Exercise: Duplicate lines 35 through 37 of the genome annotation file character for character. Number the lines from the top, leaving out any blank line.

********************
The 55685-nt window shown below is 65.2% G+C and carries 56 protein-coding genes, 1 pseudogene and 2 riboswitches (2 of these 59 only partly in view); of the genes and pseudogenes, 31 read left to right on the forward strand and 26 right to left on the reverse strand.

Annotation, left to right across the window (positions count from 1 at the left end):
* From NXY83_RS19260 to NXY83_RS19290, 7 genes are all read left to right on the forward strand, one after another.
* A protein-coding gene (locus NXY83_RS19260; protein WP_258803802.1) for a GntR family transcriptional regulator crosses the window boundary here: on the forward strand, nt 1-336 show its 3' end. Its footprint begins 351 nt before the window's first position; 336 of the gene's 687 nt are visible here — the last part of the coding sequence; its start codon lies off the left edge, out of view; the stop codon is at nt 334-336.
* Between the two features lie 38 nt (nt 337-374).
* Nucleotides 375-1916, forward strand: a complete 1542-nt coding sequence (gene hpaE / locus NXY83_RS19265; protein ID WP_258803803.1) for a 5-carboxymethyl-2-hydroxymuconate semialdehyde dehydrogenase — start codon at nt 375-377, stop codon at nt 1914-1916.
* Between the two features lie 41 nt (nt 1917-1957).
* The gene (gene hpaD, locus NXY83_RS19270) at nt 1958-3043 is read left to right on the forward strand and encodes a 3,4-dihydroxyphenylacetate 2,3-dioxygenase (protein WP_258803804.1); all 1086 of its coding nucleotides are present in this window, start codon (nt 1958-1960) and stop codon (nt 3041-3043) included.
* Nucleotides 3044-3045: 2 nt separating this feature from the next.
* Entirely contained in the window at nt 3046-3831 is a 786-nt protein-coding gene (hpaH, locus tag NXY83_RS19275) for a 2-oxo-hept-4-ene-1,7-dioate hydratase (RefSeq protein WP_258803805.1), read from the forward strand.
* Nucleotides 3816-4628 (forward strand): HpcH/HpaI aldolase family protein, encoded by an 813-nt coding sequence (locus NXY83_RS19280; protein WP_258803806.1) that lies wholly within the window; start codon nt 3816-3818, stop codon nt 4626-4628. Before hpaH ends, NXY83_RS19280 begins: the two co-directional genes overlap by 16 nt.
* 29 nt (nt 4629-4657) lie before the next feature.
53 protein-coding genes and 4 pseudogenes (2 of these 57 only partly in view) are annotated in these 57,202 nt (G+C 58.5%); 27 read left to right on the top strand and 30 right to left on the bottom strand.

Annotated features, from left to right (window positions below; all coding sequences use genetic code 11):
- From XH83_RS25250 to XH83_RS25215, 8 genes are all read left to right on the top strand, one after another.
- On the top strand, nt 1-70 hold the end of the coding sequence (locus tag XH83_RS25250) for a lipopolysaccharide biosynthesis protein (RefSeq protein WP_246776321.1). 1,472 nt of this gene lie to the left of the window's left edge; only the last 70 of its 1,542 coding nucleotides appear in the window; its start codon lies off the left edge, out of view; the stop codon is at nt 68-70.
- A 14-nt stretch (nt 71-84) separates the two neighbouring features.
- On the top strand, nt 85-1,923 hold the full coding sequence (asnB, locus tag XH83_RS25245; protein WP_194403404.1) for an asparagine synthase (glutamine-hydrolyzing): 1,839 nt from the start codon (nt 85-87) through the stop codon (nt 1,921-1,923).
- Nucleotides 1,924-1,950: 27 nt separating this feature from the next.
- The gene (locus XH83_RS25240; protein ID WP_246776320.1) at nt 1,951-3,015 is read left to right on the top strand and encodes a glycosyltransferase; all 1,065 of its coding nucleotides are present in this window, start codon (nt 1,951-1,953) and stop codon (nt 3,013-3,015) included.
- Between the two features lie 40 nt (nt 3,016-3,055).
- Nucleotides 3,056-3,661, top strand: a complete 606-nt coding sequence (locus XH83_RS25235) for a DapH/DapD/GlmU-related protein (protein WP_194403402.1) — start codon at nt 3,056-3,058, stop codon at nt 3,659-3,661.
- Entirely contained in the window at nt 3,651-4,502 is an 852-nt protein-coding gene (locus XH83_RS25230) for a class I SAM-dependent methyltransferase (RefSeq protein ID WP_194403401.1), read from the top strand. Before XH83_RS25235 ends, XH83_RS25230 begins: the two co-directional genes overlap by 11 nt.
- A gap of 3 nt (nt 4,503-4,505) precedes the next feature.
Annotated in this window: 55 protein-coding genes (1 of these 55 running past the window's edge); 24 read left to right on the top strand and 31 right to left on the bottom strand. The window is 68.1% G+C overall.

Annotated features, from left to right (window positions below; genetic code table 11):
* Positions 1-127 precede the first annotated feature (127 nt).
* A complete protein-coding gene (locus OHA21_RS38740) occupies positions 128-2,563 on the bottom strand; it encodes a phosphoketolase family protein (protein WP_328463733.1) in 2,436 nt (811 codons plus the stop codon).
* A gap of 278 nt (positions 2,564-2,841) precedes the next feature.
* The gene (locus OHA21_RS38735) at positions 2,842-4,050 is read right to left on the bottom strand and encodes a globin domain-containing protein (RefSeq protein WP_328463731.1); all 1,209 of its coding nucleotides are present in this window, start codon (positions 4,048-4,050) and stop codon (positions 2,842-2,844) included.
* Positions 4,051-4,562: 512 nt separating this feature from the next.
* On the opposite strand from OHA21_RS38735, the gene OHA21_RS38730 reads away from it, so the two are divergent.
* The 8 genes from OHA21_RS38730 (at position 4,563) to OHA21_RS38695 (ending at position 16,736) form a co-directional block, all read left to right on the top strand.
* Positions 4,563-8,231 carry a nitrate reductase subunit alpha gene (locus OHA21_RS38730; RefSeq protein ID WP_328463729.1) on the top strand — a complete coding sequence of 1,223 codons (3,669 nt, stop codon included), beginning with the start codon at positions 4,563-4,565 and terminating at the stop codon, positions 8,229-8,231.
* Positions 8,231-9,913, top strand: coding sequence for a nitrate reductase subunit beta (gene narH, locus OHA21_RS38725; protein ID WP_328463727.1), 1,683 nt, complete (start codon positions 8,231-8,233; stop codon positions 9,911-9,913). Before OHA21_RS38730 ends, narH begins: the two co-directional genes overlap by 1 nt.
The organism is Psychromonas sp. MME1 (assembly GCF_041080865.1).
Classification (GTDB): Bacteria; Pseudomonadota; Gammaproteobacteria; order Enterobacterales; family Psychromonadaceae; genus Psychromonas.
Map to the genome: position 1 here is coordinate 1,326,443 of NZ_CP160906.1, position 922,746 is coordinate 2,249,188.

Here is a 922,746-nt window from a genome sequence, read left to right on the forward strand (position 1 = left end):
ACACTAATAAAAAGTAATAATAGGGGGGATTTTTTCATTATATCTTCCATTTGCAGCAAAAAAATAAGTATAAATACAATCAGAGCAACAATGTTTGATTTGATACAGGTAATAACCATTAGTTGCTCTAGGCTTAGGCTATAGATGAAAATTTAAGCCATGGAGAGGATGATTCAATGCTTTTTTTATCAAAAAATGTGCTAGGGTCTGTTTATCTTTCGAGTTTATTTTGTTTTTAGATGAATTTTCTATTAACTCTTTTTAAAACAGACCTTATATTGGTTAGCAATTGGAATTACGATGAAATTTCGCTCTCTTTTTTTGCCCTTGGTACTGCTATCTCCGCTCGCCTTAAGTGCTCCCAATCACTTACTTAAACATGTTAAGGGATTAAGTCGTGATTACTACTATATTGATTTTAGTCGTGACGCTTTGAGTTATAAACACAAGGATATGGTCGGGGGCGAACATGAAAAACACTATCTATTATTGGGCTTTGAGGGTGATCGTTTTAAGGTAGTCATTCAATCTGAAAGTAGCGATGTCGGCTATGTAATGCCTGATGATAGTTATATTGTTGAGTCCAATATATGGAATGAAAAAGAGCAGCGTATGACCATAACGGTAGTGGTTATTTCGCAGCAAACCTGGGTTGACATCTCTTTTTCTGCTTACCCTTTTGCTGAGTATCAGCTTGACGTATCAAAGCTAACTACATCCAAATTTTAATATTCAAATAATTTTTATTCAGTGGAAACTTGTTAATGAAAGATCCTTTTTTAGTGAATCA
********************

* Positions 8,231-9,913, top strand: coding sequence for a nitrate reductase subunit beta (gene narH, locus OHA21_RS38725; protein ID WP_328463727.1), 1,683 nt, complete (start codon positions 8,231-8,233; stop codon positions 9,911-9,913). Before OHA21_RS38730 ends, narH begins: the two co-directional genes overlap by 1 nt.
The organism is Psychromonas sp. MME1 (assembly GCF_041080865.1).
Classification (GTDB): Bacteria; Pseudomonadota; Gammaproteobacteria; order Enterobacterales; family Psychromonadaceae; genus Psychromonas.